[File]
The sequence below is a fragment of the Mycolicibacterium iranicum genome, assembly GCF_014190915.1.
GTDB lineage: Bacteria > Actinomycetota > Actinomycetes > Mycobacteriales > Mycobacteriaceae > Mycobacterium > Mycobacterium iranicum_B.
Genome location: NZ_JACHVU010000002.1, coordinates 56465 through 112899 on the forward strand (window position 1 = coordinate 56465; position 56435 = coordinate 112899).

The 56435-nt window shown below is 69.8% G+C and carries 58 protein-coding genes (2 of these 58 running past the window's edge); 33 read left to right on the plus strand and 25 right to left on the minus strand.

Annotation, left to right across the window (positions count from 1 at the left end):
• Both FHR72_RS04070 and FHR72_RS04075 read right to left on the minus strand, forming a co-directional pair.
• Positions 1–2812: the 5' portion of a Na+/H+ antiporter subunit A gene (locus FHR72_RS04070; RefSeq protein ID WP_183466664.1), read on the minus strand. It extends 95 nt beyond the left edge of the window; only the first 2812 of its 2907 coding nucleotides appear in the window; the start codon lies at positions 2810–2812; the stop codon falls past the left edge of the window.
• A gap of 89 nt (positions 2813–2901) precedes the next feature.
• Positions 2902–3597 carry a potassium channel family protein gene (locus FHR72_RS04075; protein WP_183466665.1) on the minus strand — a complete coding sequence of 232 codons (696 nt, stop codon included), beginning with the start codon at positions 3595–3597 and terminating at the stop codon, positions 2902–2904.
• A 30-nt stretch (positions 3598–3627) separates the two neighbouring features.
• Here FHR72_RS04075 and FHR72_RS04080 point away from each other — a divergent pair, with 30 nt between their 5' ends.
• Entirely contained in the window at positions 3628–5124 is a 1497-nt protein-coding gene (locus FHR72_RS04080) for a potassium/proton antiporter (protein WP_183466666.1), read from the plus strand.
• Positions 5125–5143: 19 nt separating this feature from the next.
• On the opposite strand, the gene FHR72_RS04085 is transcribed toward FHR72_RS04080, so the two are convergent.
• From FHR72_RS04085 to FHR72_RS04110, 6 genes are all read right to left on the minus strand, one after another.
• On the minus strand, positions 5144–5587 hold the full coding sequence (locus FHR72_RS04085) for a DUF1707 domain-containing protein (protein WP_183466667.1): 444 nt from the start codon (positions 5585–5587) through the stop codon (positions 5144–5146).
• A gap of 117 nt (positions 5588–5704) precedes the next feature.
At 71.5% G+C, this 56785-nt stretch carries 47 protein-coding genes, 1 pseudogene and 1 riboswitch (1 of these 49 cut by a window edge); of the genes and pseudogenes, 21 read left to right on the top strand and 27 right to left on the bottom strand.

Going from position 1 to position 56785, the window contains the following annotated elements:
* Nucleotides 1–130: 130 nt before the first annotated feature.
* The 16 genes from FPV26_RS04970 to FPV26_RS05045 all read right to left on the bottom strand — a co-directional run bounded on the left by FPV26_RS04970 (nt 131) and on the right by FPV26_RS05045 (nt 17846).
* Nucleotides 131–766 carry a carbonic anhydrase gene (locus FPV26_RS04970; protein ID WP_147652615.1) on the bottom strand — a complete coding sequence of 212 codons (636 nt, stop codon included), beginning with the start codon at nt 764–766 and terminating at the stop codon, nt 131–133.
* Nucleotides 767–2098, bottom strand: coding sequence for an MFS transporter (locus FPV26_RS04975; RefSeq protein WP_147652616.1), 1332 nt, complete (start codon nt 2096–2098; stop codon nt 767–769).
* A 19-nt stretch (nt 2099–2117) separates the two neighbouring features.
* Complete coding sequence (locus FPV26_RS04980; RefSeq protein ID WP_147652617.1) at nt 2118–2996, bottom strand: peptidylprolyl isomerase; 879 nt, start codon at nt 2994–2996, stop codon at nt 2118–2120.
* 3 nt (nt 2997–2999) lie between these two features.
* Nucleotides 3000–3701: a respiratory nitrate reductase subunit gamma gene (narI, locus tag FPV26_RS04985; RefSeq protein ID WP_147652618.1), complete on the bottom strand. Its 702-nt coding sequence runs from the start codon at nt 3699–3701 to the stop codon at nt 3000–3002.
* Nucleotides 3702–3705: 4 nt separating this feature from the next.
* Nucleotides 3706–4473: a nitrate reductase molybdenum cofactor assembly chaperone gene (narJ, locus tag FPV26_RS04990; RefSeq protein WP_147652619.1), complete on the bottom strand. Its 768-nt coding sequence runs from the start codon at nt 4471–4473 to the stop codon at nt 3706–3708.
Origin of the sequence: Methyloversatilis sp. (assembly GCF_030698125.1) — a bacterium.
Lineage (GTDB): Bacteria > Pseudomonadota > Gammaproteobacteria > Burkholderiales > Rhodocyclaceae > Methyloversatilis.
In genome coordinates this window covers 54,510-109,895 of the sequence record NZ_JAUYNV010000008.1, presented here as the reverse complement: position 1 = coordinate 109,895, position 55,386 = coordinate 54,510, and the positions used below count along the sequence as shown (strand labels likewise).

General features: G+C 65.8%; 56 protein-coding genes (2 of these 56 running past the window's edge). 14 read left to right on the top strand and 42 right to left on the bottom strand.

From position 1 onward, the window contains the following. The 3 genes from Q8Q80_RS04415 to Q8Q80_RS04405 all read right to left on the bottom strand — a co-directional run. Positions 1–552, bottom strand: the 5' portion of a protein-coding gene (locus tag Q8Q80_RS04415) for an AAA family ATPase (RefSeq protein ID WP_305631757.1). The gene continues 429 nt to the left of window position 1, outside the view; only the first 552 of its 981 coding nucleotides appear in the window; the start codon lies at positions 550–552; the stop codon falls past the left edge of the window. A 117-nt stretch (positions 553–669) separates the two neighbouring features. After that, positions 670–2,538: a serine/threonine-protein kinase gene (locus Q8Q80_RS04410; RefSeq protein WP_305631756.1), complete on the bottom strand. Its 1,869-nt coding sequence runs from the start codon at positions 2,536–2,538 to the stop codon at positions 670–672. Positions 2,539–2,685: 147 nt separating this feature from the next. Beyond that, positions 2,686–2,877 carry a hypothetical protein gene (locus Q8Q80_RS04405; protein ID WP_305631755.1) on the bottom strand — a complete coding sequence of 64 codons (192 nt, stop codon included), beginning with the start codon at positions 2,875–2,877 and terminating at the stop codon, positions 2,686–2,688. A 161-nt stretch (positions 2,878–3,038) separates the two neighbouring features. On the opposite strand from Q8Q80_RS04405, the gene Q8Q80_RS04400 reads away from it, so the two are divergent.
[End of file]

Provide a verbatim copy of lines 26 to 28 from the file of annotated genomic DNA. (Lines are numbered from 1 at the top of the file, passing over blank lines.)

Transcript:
* 3 nt (nt 2997–2999) lie between these two features.
* Nucleotides 3000–3701: a respiratory nitrate reductase subunit gamma gene (narI, locus tag FPV26_RS04985; RefSeq protein ID WP_147652618.1), complete on the bottom strand. Its 702-nt coding sequence runs from the start codon at nt 3699–3701 to the stop codon at nt 3000–3002.
* Nucleotides 3702–3705: 4 nt separating this feature from the next.